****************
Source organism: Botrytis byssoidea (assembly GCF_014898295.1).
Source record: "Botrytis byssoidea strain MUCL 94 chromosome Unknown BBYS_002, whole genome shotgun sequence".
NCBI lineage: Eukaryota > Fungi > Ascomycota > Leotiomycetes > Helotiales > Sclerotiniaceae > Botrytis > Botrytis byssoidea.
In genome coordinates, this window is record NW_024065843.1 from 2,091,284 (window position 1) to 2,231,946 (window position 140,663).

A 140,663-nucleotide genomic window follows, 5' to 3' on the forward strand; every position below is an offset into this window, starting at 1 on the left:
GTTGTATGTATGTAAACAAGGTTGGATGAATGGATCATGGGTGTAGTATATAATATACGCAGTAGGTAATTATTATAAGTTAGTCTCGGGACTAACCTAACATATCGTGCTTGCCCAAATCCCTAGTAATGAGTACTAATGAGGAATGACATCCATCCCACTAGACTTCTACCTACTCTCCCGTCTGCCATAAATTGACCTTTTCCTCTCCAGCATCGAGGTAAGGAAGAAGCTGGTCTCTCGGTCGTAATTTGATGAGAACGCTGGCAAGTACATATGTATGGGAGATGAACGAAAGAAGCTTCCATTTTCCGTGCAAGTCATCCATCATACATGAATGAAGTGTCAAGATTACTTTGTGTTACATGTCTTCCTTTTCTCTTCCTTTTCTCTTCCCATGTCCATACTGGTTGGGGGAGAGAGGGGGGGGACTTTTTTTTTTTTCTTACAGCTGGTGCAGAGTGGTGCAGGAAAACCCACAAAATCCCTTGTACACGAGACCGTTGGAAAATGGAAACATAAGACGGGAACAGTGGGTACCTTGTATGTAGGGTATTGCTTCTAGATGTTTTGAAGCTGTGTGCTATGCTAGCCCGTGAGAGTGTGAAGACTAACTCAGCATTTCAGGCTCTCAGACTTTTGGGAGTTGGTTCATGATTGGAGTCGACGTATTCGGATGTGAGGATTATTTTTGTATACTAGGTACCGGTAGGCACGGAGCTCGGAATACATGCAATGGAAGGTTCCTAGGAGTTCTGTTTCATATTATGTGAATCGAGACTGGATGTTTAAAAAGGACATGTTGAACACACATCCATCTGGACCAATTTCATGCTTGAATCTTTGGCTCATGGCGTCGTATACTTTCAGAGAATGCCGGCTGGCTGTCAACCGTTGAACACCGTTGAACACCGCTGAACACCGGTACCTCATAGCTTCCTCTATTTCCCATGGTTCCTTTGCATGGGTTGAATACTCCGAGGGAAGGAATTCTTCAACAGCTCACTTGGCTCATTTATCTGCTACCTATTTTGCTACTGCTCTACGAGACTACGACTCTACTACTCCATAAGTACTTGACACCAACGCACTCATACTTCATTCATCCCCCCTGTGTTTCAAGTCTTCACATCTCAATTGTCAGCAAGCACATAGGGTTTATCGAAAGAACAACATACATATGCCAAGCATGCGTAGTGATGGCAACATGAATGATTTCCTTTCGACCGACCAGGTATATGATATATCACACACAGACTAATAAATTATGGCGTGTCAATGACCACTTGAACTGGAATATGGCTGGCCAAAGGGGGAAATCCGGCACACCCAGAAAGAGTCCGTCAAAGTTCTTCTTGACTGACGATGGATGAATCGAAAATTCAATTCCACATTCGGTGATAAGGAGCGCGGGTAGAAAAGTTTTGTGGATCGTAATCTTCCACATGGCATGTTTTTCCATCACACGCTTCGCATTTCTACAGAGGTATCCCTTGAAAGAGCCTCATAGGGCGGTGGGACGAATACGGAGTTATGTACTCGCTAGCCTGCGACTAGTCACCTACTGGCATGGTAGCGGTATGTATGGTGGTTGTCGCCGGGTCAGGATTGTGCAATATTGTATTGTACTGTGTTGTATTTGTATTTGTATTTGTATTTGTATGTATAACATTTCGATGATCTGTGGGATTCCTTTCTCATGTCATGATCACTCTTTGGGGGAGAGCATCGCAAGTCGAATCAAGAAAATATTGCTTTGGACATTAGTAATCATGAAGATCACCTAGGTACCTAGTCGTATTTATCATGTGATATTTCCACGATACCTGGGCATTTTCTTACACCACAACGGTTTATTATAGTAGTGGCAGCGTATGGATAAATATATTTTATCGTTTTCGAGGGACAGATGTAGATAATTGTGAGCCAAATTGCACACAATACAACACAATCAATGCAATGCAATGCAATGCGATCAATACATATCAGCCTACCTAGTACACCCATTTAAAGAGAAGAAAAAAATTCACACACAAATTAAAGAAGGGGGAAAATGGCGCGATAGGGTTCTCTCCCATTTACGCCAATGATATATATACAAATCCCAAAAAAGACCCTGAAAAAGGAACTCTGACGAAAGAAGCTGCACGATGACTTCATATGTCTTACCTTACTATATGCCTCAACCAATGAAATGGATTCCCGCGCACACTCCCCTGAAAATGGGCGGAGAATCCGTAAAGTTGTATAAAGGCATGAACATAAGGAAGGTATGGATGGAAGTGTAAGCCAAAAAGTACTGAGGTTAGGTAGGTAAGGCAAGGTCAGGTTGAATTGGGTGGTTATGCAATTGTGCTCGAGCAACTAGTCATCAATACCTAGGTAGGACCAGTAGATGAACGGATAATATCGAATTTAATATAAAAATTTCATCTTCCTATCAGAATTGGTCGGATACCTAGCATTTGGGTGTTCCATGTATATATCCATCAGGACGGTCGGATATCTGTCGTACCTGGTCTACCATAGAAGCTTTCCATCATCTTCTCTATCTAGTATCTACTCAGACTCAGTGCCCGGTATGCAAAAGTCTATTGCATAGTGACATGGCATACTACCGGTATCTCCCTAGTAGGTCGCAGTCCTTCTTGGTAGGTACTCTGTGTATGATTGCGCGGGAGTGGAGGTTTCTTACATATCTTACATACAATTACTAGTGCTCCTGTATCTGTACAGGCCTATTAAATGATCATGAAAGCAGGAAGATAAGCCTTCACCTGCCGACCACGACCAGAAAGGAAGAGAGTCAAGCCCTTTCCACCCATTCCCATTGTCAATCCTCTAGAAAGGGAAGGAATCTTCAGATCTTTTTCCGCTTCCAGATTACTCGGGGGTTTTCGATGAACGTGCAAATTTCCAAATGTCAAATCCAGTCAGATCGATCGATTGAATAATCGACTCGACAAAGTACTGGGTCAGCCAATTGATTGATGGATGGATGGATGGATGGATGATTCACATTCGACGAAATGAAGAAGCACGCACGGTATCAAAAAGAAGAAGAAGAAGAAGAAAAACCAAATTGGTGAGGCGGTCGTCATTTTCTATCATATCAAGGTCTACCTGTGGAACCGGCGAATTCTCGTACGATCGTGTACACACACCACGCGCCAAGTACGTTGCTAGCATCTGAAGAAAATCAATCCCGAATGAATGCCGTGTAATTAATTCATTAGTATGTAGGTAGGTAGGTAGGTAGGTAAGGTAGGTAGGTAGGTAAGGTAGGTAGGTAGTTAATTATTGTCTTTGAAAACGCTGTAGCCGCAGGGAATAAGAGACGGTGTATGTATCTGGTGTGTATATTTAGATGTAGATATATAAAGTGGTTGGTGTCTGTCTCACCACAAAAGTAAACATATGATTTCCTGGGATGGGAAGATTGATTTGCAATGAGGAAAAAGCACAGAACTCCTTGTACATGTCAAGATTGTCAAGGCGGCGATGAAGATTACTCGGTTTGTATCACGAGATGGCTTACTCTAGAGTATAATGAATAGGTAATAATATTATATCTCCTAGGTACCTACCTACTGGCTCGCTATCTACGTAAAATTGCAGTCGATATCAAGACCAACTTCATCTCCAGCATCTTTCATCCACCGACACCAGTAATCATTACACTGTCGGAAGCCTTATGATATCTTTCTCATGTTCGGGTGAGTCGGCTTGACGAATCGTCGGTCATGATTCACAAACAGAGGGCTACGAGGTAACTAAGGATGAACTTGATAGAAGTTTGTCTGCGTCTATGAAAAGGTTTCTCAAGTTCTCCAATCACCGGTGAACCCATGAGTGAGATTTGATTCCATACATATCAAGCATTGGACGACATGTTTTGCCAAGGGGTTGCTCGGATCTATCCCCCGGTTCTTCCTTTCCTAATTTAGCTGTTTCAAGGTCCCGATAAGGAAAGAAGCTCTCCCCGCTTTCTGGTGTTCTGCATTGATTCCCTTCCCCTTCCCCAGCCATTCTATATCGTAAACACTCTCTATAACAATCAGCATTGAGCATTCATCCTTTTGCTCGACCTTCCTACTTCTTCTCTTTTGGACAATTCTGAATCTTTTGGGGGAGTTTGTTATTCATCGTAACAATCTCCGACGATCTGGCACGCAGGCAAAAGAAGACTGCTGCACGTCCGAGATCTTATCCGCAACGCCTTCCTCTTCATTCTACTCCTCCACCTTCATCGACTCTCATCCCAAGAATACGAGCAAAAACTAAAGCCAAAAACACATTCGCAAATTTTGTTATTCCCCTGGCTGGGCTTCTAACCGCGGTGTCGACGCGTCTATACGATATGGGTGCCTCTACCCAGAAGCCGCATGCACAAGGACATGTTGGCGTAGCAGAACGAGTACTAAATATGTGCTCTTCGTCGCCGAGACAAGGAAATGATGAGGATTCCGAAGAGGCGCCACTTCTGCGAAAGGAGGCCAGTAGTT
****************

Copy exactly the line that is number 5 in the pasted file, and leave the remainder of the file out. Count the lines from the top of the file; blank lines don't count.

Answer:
A 140,663-nucleotide genomic window follows, 5' to 3' on the forward strand; every position below is an offset into this window, starting at 1 on the left: